Kids put in institutions have different brain compositions than kids in foster care
In new research published in the journal JAMA Pediatrics, researchers looked at brain differences between Romanian children who were either abandoned and institutionalized, sent to institutions and then to foster families, or were raised in biological families.
Kids who were not raised in a family setting had noticeable alterations in the white matter of their brains later on, while the white matter in the brains of the children who were placed with a foster family looked pretty similar to the brains of the children who were raised with their biological families.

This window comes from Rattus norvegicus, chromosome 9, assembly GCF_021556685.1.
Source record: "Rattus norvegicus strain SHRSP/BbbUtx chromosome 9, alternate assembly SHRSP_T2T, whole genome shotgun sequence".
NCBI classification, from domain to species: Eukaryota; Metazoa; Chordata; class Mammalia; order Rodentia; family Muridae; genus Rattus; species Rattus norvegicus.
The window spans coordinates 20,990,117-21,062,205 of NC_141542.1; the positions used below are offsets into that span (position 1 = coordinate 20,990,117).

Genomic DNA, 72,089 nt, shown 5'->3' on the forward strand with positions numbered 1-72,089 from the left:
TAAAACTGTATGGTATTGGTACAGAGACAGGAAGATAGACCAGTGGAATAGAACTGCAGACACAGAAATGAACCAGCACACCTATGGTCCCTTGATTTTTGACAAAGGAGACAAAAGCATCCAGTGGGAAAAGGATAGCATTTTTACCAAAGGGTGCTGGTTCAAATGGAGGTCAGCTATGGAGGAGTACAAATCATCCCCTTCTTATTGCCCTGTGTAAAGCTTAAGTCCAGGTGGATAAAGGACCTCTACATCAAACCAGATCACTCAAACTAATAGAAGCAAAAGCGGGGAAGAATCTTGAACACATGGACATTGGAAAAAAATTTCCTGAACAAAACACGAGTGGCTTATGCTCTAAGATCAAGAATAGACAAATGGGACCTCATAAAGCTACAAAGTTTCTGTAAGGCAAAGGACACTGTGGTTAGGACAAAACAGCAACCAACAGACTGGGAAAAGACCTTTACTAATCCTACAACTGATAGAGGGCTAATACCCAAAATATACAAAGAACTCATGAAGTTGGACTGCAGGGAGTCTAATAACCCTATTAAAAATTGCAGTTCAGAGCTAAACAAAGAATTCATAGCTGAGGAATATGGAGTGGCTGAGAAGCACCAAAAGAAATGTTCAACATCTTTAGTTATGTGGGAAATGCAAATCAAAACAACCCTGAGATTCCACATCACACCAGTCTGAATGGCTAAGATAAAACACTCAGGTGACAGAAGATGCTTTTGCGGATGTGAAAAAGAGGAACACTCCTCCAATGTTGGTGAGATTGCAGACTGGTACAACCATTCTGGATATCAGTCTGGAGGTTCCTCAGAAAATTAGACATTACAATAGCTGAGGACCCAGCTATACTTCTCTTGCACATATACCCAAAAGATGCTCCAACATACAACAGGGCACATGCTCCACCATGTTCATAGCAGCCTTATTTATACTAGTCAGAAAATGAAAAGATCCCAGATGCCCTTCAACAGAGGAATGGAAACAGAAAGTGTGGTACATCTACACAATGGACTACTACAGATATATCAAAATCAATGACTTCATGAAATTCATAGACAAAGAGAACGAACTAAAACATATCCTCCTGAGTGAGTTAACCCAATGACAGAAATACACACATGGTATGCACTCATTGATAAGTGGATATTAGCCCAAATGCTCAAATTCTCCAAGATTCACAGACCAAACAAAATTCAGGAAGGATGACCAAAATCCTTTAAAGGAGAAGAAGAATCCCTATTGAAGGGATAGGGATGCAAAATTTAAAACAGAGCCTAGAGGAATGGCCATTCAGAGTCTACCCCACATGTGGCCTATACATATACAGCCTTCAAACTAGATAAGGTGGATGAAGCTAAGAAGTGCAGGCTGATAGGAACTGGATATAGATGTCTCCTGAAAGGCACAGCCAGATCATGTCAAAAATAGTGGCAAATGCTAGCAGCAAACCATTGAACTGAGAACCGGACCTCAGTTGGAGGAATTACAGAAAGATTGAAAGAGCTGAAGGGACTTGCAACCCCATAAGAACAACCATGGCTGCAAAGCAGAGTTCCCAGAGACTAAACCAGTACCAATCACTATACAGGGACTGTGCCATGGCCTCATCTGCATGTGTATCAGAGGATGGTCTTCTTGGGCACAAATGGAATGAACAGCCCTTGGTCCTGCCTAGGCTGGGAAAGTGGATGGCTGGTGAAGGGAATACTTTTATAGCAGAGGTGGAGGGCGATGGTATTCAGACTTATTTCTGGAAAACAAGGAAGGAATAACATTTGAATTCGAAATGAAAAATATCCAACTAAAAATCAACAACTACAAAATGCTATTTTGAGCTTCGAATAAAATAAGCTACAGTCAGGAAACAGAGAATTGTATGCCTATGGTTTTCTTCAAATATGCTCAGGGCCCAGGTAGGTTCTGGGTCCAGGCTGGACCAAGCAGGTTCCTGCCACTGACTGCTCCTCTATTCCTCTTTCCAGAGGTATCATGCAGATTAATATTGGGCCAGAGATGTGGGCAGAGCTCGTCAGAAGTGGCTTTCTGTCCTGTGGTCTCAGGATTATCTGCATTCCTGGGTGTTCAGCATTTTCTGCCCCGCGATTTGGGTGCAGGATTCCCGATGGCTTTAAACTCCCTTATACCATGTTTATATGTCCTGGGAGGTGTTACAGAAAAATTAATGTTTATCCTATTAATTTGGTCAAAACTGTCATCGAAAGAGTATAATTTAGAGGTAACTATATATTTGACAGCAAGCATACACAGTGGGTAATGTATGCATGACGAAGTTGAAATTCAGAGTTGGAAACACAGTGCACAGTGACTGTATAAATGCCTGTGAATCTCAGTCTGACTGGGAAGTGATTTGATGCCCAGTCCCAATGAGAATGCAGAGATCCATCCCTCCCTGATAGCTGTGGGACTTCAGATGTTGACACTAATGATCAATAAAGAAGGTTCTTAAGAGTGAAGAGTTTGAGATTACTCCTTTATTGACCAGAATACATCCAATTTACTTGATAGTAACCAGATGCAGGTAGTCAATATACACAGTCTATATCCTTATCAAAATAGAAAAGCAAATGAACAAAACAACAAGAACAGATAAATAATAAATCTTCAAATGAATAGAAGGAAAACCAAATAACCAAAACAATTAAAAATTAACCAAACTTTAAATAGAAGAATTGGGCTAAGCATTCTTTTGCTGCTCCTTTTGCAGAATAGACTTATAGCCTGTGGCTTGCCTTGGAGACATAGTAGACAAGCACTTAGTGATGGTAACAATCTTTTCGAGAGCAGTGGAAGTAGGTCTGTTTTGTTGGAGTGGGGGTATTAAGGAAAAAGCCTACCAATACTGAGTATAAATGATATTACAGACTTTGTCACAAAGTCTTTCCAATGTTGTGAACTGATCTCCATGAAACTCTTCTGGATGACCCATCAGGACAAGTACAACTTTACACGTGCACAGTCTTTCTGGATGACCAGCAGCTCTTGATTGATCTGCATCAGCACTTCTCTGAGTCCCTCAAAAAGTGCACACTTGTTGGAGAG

Researchers were interested in white matter, which is largely made up of nerves, because it plays an important role in connecting brain regions and maintaining networks critical for cognition. Prior research has shown that children raised in institutional environments have limited access to language and cognitive stimulation, which could hinder development.
These findings suggest that even if a child were at a risk for poor development due to their living circumstances at an early age, placing them in a new caregiving environment with more support could prevent white matter changes or perhaps even heal them.
More studies are needed, but the researchers believe their findings could help public health efforts aimed at children experiencing severe neglect, as well as efforts to build childhood resiliency.